“At the same time, we cannot lose sight of the climate crisis that, left unchecked, will bring even greater disruption and suffering. This is why our new report is critical: to provide practical steps to put coal emissions into decline towards Net Zero in a way that is fair for emerging and developing economies – and ensures secure and affordable energy for everyone.”

“We need to move the world beyond coal-fired power plants as fast as possible, which requires ending the subsidies that prop them up and turbocharging the deployment of clean energy,” said Michael R. Bloomberg, UN Special Envoy for Climate Ambition and Solutions.

“I look forward to working with the International Energy Agency to accelerate the reduction of harmful emissions – and to do it in ways that will strengthen economic growth and energy security.”

At COP26, Mr Bloomberg announced a new effort by Bloomberg Philanthropies to work with countries around the world to close a quarter of the world’s remaining coal plants and all proposed coal plants by 2025, including by advancing clean energy projects to replace them.

Spain Leads

Spain can provide an exemplar of how to manage such work. “We shall accelerate the energy transition both for climate security and for security of supply,” said Teresa Ribera, Deputy Prime Minister and Minister for the Ecological Transition and the Demographic Challenge of Spain.

“A fair and balanced energy transition means caring for coal mining and coal-fired power plants regions and workers, providing for alternatives and opportunities to transform their economies.

“In Spain, we have cut down 90 per cent of coal-fired power generation in just three years. Spain’s Just Transition Agreements – merging companies, trade unions and government – facilitated change of the energy model in coal regions, providing for new employment opportunities and creating green industry.”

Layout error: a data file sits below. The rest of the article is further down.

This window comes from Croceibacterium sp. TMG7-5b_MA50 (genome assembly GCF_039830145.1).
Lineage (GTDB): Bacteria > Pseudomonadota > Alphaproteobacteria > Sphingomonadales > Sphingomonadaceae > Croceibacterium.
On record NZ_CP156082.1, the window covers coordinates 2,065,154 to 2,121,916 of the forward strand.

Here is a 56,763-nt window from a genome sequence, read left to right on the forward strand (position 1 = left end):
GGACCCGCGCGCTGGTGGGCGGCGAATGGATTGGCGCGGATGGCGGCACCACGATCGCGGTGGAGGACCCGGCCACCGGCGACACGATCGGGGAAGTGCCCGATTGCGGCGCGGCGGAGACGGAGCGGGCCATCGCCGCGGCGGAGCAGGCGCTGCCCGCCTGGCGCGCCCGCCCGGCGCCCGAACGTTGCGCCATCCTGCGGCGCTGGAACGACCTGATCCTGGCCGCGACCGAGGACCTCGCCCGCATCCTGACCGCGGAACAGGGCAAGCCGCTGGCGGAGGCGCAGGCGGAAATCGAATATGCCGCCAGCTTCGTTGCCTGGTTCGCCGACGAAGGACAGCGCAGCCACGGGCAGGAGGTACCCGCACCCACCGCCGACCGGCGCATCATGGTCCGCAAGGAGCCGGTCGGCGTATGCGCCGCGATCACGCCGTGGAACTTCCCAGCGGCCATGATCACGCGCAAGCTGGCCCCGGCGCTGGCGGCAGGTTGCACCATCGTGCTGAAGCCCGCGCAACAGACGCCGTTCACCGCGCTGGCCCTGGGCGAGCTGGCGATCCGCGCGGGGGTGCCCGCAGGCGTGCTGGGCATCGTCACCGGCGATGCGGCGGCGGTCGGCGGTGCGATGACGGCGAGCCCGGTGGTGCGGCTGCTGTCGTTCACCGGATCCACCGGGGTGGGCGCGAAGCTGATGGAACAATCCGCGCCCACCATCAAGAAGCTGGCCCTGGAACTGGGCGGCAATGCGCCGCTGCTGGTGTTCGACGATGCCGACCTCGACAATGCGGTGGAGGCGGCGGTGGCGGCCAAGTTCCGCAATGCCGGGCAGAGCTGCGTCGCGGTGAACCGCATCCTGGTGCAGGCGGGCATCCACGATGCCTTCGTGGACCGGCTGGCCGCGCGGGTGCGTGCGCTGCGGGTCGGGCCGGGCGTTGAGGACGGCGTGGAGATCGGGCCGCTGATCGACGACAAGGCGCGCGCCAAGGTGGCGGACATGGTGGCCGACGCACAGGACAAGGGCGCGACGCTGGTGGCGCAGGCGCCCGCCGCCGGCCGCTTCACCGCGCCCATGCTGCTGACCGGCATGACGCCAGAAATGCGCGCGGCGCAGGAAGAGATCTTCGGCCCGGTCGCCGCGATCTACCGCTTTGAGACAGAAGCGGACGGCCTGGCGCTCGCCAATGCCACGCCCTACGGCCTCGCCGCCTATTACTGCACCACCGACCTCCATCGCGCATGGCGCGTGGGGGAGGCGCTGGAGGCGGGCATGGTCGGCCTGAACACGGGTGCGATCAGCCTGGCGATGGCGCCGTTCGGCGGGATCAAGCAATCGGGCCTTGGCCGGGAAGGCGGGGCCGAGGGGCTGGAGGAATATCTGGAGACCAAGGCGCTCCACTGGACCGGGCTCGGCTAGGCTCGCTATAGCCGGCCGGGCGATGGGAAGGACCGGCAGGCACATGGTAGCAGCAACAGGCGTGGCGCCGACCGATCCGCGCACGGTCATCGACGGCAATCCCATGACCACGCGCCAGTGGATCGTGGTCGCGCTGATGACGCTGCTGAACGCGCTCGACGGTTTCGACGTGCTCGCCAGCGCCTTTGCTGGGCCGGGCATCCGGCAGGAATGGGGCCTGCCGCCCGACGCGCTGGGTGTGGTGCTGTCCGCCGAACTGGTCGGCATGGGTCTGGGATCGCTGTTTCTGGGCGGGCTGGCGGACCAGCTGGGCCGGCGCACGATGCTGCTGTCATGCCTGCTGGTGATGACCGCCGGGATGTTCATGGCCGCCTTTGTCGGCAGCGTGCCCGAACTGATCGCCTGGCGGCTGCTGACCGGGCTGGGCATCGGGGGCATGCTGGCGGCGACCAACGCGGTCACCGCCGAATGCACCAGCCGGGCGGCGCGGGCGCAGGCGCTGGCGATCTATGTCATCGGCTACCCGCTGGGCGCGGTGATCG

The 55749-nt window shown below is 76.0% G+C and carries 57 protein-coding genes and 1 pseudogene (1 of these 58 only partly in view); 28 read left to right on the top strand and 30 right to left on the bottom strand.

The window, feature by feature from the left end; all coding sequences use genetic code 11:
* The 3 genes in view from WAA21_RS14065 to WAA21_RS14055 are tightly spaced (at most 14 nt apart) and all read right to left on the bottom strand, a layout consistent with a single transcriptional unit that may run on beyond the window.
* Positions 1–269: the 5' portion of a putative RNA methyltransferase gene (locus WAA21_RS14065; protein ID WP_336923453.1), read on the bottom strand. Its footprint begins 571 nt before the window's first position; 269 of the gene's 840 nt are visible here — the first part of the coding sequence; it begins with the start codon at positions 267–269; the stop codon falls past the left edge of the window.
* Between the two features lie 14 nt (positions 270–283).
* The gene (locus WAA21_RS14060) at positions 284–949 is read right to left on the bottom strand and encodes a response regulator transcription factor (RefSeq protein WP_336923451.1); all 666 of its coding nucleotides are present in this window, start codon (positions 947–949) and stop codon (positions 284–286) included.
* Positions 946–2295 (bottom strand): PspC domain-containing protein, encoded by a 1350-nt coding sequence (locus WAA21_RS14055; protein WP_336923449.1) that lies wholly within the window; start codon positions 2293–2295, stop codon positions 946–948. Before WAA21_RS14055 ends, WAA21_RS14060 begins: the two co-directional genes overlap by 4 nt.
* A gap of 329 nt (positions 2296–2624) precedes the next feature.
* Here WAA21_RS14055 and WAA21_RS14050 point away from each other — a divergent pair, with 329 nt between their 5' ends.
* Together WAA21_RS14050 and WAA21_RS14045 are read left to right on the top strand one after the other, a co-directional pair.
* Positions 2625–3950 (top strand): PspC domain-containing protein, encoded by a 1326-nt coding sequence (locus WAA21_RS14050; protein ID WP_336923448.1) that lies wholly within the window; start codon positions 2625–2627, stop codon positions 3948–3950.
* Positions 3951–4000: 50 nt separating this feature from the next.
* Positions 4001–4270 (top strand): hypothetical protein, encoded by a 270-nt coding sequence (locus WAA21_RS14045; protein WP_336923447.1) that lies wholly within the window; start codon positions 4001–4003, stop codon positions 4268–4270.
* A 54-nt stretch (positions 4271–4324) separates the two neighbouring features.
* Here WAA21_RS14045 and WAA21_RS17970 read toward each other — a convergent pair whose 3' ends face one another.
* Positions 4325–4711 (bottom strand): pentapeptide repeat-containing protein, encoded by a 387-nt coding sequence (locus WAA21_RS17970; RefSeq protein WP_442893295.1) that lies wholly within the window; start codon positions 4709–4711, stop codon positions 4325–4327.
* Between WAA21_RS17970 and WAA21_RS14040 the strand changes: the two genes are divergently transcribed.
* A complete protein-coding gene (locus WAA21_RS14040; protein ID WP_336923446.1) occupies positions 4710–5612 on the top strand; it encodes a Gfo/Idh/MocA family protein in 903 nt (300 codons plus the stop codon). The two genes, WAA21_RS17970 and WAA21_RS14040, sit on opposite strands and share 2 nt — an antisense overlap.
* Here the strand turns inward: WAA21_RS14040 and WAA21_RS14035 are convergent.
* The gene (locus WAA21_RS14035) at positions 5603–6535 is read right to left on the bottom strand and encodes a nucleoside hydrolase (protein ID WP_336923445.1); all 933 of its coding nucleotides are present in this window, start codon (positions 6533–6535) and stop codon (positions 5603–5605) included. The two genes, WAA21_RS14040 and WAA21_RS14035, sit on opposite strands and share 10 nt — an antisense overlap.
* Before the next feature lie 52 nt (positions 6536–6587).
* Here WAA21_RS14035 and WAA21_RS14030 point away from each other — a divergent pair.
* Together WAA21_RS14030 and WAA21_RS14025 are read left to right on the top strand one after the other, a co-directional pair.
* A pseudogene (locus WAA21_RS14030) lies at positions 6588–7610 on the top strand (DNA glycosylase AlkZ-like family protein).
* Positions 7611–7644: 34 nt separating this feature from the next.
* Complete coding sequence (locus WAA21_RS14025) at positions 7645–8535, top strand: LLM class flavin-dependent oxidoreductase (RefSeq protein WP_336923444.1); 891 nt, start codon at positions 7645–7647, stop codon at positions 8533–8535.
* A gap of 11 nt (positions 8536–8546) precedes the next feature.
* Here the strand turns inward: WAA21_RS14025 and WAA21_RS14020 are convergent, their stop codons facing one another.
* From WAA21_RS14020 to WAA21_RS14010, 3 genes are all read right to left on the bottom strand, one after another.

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The IEA’s moves are bold. Despite global acknowledgement that coal must go, and Net Zero is the right path for people and business, the scale of the changes being proposed is breath-taking.

For a start, China’s coal output has just hit a record high. And investors don’t actually seem concerned about quitting coal either. In January 2021, 4,488 institutional investors held investments totaling US$1.03 trillion in companies operating along the thermal coal value chain.

Among the investors covered are pension funds, mutual funds, asset managers, insurance companies, hedge funds, commercial banks, sovereign wealth funds and other types of institutional investors.

The world’s largest institutional investor in the coal industry is the US mutual fund company Vanguard with holdings of almost US$86 billion. It is closely followed by BlackRock, which holds investments of over US$84 billion in the coal industry. Together, these two investment giants account for 17 per cent of institutional investments in the global coal industry.

Based on their size, BlackRock and Vanguard’s coal investments are in a class of their own, but they are also representative of a much bigger problem. US investors are the single largest provider of institutional investment to companies on the Global Coal Exit List. With shares and bonds in value of US$602 billion, US investors collectively account for 58 per cent of institutional investments in the global coal industry.

Against this backdrop, the IEA has some serious work to do. We await the report with interest.